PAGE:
Al Qaeda Claims to Be Holding U.S. Hostage in Pakistan

Al Qaeda claimed responsibility Thursday for the kidnapping of a 70-year-old American aid worker in Pakistan -- a claim that one U.S. official tells Fox News is "entirely possible," though it has not been confirmed.

In a video message posted on militant websites, Al Qaeda leader Ayman al-Zawahiri said Warren Weinstein would be released if the United States stopped airstrikes in Afghanistan, Pakistan, Somalia and Yemen. He also demanded the release of all Al Qaeda and Taliban suspects around the world.

Weinstein was abducted by armed men from his house in the eastern city of Lahore on Aug. 13.

"It's entirely possible that Al Qaeda or one of its militant allies may be holding Mr. Weinstein and the statement by Zawahiri supports this conclusion," the official told Fox News. "The documents from Bin Laden's hideout show his frustrated deputies were considering kidnapping and other criminal enterprises as a means of striking from their weakened state."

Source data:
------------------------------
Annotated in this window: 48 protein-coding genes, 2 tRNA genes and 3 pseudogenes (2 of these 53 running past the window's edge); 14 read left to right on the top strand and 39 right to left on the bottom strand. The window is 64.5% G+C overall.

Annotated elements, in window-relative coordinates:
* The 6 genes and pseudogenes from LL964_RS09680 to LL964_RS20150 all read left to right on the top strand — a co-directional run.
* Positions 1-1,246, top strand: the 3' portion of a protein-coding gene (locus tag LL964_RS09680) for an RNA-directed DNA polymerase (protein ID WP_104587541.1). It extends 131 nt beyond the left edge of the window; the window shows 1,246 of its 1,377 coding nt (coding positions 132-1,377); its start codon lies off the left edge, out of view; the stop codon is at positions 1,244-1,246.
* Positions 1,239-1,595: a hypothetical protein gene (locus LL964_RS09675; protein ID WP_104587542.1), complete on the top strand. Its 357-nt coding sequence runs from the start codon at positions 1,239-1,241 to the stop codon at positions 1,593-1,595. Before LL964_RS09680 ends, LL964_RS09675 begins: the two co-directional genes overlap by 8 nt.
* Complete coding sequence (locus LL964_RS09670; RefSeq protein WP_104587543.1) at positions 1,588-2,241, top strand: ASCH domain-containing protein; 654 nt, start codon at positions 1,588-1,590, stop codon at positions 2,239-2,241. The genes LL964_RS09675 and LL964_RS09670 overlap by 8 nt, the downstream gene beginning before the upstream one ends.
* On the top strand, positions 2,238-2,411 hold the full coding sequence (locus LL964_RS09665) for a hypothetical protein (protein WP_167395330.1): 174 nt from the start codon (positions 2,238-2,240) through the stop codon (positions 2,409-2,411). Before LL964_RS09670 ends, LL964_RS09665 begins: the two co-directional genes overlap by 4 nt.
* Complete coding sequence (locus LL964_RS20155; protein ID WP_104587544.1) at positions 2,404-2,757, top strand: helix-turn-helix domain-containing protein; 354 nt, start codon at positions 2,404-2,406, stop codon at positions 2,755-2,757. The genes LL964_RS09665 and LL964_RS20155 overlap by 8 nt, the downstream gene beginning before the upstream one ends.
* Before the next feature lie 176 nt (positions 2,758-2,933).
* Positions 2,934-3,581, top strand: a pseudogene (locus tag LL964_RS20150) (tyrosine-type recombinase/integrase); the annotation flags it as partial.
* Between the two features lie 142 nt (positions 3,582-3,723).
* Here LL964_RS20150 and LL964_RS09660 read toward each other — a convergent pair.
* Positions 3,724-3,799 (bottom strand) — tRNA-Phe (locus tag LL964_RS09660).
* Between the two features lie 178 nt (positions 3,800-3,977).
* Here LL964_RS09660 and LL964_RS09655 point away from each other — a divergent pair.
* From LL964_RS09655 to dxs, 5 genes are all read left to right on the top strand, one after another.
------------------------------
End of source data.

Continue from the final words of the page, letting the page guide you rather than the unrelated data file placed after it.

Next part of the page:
A translation of Zawahiri's message was provided by the SITE Intelligence Group, which monitors militant messages.

"Just as the Americans detain all whom they suspect of links to Al Qaeda and the Taliban, even remotely, we detained this man who is neck-deep in American aid to Pakistan since the 1970s," Zawahiri said.

Police and U.S. officials have not publicly said who they believed was holding him, but Islamist militant groups were the main suspects.

Weinstein, who has a home in Rockville, Maryland, worked in Pakistan for several years and spoke Urdu.

He was the country director in Pakistan for J.E. Austin Associates, a U.S.-based firm that advises a range of Pakistani business and government sectors. The company has said Weinstein is in poor health and provided a detailed list of medications, many of them for heart problems, that it implored the kidnappers to give him.

Fox News' Catherine Herridge and The Associated Press contributed to this report.